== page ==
Moving into a retirement village was the last thing Les Wilson had imagined himself doing.
He and his wife Bronwyn had built their house in Blockhouse Bay only six years ago and the couple were looking forward to many good years together there.
However, when Bronwyn became terminally ill and then passed away at the beginning of this year, Les soon began to re-think what the future might look like if he stayed there.
“I made the decision pretty quick,” he says of his upcoming move into Ryman Healthcare’s new Lynfield village.
“This place is too big for me on my own and it’s the upkeep as well – I’ve had enough of the maintenance and everything that goes with it.”
It wasn’t just the practical stuff though. Despite being close to his two children and four grandchildren and being a very sociable and active member of the Blockhouse Bay Bowling Club, the prospect of going home to an empty house every night was a deciding factor too.
“The thing about the retirement village is there’s opportunities to meet other people and to be more connected I guess.
“That’s what appeals to me.”
Funnily enough, it was his involvement with the bowling club that initially alerted him to Ryman’s new village on Commodore Drive.
“They started having their information presentations at the club and by that time with Bronwyn’s illness it was becoming obvious that I would soon be on my own, so I guess that’s what started the ball rolling and I started thinking about my options,” says the former factory manager.
“The important issue for me was the location. I wanted to be near all my family who live close to hand, and stay close to the bowling club so I can maintain all that socialising that goes on.
“I play three or four times a week which I thoroughly enjoy – socially, mentally and physically.”
A tour of Ryman’s Birkenhead village Bert Sutcliffe to get an idea of what the accommodation was like was what sealed the deal – for both him and his family!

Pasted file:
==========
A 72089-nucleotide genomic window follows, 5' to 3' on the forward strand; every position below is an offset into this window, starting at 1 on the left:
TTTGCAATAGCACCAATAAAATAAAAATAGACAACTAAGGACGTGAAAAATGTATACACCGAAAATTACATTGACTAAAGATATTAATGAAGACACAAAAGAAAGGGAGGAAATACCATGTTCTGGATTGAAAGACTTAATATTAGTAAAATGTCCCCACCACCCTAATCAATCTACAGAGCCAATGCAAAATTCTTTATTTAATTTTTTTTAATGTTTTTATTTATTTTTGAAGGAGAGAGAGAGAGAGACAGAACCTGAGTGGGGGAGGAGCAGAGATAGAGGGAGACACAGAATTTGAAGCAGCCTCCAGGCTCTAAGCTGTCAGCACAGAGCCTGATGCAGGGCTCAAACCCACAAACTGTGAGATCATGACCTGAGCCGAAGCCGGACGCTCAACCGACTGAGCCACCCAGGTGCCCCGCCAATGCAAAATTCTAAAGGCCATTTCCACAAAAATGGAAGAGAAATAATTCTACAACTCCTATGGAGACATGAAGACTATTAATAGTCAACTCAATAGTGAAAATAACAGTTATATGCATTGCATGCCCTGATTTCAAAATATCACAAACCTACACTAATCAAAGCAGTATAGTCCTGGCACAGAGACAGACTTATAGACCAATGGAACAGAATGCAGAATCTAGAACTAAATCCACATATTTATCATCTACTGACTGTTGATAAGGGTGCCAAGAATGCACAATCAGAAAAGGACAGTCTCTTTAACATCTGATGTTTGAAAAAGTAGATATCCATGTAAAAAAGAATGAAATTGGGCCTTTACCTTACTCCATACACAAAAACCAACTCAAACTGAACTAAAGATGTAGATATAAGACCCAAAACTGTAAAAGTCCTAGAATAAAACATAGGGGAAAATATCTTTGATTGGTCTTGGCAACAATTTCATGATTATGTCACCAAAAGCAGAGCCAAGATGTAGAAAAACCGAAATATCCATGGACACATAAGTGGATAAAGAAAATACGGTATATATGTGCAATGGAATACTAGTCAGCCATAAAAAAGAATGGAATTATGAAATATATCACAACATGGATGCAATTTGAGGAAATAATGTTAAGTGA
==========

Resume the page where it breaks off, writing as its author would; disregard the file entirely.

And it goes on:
“What appealed to me was the size, the layout, the space, the general make-up of the apartment and everything the village had to offer, including the palliative and hospital care which was important to me after what my wife went through.
“My kids were a bit apprehensive but we arranged for them to go over to Bert Sutcliffe as well and that turned them around!”
And as Auckland is typically a small world, it was no surprise when Les bumped into some old rugby friends who are set to move into the same apartment building as him in roughly a year’s time.
The reassurance of some familiar faces plus of course the costs involved all helped Les make his decision.
“With what Ryman is providing the financial side of things made sense. It ticked all the boxes.”
He couldn’t fault sales advisors Angela and Frances either, and when he called by to sign up it was just a matter of choosing which apartment he liked best.
“Most of the questions were answered without me having to ask,” he laughs.
“I didn’t have any real concerns, it just felt right.”
It took 14 years, but on Friday 24th August the West Auckland Admirals secured their first New Zealand Ice Hockey League championship, sweeping long-time foe the Queenstown Stampede 2-0 in the best-of-three series Finals.
The boys in blue came from behind in both games, down 4-2 with 10 minutes to go in Game 1 at Avondale, they managed to tie it up 4-4 and then Andy Hart fed Kevin Phillips in the third minute of overtime to send the home crowd into a frenzy, and the Admirals down to Queenstown with a 1-0 lead.
They did not let the opportunity slip, coming back again from 1-0 down in Game 2, as Nick Henderson tallied a crucial marker short-handed to level the scores, before Andy “Mr Playoffs” Hart slammed in the winner 3 minutes into the final period.
They withstood all the Stampede pressure to win the Birgel Trophy and the first ever Championship for the team from West Auckland.